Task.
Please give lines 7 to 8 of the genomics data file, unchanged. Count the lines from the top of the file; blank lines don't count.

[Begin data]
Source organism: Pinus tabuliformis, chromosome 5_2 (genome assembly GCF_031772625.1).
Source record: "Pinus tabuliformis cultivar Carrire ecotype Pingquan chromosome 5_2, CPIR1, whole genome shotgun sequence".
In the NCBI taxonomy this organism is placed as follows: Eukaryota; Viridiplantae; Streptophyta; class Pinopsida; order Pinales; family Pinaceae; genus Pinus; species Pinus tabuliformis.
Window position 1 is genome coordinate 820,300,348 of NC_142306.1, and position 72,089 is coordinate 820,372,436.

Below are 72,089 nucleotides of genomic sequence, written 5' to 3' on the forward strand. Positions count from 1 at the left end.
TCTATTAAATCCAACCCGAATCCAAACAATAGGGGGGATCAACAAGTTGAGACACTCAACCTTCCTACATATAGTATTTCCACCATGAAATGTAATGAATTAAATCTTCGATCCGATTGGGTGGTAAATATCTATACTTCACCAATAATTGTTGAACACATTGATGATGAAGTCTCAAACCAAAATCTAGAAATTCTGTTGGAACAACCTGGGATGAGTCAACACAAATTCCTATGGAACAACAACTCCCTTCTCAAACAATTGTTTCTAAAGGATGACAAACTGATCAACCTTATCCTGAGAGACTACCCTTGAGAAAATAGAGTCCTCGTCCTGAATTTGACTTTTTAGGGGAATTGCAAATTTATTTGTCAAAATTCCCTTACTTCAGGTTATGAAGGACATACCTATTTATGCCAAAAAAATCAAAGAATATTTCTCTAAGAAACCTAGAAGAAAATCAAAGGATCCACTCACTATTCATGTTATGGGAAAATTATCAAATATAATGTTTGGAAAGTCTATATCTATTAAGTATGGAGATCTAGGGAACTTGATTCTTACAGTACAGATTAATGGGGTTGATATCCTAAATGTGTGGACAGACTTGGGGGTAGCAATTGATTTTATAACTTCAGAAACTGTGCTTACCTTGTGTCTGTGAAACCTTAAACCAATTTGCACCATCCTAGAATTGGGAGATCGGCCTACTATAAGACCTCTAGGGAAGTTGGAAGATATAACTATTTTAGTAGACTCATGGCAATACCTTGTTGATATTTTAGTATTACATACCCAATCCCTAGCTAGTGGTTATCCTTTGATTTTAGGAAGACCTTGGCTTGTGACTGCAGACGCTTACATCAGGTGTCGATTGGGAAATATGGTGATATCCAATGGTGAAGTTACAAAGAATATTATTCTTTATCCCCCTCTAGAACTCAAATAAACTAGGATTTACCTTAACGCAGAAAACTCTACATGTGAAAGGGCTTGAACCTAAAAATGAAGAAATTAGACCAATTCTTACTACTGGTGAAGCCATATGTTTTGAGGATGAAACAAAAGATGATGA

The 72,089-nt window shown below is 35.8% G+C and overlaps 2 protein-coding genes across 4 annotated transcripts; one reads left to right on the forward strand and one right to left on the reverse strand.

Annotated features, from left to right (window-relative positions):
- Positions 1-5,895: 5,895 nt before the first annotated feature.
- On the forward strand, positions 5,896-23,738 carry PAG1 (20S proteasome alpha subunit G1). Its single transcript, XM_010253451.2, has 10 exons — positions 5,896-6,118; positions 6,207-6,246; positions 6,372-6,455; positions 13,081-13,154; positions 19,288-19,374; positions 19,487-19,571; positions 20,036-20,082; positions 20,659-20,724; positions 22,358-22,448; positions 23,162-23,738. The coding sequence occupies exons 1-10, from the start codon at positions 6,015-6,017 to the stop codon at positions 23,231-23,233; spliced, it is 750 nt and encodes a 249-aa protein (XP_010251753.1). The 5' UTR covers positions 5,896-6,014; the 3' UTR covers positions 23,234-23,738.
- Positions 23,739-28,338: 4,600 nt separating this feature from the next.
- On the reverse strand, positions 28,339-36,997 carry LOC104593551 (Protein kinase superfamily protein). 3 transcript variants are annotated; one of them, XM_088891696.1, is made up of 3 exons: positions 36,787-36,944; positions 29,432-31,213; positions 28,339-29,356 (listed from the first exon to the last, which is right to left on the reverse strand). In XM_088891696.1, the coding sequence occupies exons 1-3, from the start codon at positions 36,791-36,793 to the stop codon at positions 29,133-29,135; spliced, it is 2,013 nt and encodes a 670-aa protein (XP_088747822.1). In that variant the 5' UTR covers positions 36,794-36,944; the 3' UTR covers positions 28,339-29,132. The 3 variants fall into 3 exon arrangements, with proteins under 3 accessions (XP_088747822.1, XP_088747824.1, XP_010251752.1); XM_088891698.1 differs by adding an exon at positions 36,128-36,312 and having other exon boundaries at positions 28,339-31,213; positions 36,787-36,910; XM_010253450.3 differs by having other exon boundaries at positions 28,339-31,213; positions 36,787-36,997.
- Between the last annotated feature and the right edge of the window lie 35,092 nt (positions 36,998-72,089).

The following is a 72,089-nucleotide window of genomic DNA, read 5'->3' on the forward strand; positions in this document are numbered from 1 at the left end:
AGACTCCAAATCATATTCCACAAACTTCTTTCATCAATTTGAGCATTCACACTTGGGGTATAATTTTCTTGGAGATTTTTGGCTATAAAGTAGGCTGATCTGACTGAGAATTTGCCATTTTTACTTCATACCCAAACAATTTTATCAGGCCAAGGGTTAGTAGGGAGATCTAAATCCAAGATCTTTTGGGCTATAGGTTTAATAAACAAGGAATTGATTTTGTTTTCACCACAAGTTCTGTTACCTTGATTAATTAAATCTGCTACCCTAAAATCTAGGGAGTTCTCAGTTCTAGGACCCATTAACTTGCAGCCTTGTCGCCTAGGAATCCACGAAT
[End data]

The 72,089-nt window shown below is 35.8% G+C and overlaps 2 protein-coding genes across 4 annotated transcripts; one reads left to right on the forward strand and one right to left on the reverse strand.

Annotated features, from left to right (window-relative positions):